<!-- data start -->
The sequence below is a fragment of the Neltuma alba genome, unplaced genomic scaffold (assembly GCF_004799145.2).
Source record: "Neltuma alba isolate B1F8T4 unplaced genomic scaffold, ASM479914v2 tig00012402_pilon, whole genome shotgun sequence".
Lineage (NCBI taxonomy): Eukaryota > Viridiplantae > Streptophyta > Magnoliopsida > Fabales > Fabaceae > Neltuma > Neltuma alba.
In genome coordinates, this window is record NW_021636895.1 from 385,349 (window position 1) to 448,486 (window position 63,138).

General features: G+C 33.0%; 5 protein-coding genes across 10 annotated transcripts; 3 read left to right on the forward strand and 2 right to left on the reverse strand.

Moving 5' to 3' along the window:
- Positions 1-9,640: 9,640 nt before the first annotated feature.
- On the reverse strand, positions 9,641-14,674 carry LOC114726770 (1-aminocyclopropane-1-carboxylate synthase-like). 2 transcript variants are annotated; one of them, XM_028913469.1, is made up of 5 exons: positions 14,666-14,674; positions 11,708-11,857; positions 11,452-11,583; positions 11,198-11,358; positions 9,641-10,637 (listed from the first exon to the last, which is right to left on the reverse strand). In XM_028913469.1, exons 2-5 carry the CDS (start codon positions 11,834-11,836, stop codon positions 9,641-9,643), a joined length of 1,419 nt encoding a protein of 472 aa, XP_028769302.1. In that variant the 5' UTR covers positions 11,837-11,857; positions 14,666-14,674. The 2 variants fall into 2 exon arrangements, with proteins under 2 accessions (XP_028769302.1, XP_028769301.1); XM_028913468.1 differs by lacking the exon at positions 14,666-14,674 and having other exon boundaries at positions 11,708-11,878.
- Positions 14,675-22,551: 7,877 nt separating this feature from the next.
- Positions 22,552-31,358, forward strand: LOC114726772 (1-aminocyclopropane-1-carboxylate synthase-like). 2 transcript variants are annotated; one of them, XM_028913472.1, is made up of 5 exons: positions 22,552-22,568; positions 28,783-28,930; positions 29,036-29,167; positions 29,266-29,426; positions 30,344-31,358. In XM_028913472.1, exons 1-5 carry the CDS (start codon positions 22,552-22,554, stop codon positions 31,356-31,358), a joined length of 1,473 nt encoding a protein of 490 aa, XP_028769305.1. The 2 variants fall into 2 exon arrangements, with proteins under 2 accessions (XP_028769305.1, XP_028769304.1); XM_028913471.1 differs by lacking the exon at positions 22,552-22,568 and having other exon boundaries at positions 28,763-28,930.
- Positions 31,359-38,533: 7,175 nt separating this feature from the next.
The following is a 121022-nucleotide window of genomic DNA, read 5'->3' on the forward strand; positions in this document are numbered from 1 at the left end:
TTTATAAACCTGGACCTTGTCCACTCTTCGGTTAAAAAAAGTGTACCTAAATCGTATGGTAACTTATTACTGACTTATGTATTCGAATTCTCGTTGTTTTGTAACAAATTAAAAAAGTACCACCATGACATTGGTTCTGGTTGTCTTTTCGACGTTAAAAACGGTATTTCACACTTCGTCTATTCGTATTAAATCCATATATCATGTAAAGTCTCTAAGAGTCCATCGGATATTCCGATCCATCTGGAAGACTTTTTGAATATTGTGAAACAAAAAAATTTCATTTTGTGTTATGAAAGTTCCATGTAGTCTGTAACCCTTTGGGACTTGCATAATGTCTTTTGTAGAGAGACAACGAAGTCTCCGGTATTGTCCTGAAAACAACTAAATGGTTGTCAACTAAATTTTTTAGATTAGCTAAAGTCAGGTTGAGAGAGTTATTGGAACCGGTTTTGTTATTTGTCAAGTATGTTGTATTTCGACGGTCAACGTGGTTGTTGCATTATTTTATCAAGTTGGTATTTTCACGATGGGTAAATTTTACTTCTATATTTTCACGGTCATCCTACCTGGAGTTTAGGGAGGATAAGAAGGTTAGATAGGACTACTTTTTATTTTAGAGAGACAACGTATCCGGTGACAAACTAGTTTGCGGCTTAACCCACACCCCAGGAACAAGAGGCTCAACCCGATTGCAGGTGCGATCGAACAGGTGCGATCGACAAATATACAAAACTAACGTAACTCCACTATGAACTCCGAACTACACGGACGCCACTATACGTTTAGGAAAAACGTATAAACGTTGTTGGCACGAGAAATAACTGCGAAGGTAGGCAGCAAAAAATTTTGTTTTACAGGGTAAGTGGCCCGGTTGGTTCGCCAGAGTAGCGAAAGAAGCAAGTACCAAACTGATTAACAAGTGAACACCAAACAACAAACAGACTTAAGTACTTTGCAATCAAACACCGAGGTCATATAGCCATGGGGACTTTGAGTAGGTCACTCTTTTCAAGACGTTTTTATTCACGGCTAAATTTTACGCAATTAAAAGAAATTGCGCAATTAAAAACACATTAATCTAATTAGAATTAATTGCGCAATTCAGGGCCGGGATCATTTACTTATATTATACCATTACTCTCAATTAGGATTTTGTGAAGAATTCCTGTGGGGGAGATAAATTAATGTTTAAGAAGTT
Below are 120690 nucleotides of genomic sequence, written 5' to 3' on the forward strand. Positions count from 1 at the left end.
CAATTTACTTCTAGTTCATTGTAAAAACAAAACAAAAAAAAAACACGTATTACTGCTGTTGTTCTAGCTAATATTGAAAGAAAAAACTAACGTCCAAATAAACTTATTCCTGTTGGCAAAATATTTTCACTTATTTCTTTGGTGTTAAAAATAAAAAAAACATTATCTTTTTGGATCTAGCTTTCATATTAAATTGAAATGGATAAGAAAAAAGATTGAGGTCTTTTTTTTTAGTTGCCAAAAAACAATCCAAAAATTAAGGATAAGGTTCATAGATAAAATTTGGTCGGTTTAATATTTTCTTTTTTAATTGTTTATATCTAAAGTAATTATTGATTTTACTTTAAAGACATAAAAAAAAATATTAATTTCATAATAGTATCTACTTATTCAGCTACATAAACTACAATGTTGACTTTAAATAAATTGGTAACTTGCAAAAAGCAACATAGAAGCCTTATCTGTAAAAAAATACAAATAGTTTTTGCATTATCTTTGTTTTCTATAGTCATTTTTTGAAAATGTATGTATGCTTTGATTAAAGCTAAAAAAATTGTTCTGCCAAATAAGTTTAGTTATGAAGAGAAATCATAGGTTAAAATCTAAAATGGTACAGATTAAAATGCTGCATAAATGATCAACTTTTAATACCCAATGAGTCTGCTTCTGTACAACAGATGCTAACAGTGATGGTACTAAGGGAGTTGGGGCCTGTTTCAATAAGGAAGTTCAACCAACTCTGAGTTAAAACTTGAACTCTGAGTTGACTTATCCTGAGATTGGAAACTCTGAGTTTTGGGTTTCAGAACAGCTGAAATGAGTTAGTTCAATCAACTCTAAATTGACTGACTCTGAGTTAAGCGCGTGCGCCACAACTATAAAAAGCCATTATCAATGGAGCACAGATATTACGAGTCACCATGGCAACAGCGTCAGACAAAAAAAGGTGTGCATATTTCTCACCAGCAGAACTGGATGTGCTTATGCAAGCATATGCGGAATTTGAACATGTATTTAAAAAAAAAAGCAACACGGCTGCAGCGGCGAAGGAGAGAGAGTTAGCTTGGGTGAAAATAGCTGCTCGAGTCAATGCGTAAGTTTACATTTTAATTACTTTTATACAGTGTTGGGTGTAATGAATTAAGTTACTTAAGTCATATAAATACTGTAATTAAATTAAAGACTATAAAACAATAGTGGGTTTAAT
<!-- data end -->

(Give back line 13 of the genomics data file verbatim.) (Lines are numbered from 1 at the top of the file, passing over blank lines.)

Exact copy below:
TTTATAAACCTGGACCTTGTCCACTCTTCGGTTAAAAAAAGTGTACCTAAATCGTATGGTAACTTATTACTGACTTATGTATTCGAATTCTCGTTGTTTTGTAACAAATTAAAAAAGTACCACCATGACATTGGTTCTGGTTGTCTTTTCGACGTTAAAAACGGTATTTCACACTTCGTCTATTCGTATTAAATCCATATATCATGTAAAGTCTCTAAGAGTCCATCGGATATTCCGATCCATCTGGAAGACTTTTTGAATATTGTGAAACAAAAAAATTTCATTTTGTGTTATGAAAGTTCCATGTAGTCTGTAACCCTTTGGGACTTGCATAATGTCTTTTGTAGAGAGACAACGAAGTCTCCGGTATTGTCCTGAAAACAACTAAATGGTTGTCAACTAAATTTTTTAGATTAGCTAAAGTCAGGTTGAGAGAGTTATTGGAACCGGTTTTGTTATTTGTCAAGTATGTTGTATTTCGACGGTCAACGTGGTTGTTGCATTATTTTATCAAGTTGGTATTTTCACGATGGGTAAATTTTACTTCTATATTTTCACGGTCATCCTACCTGGAGTTTAGGGAGGATAAGAAGGTTAGATAGGACTACTTTTTATTTTAGAGAGACAACGTATCCGGTGACAAACTAGTTTGCGGCTTAACCCACACCCCAGGAACAAGAGGCTCAACCCGATTGCAGGTGCGATCGAACAGGTGCGATCGACAAATATACAAAACTAACGTAACTCCACTATGAACTCCGAACTACACGGACGCCACTATACGTTTAGGAAAAACGTATAAACGTTGTTGGCACGAGAAATAACTGCGAAGGTAGGCAGCAAAAAATTTTGTTTTACAGGGTAAGTGGCCCGGTTGGTTCGCCAGAGTAGCGAAAGAAGCAAGTACCAAACTGATTAACAAGTGAACACCAAACAACAAACAGACTTAAGTACTTTGCAATCAAACACCGAGGTCATATAGCCATGGGGACTTTGAGTAGGTCACTCTTTTCAAGACGTTTTTATTCACGGCTAAATTTTACGCAATTAAAAGAAATTGCGCAATTAAAAACACATTAATCTAATTAGAATTAATTGCGCAATTCAGGGCCGGGATCATTTACTTATATTATACCATTACTCTCAATTAGGATTTTGTGAAGAATTCCTGTGGGGGAGATAAATTAATGTTTAAGAAGTT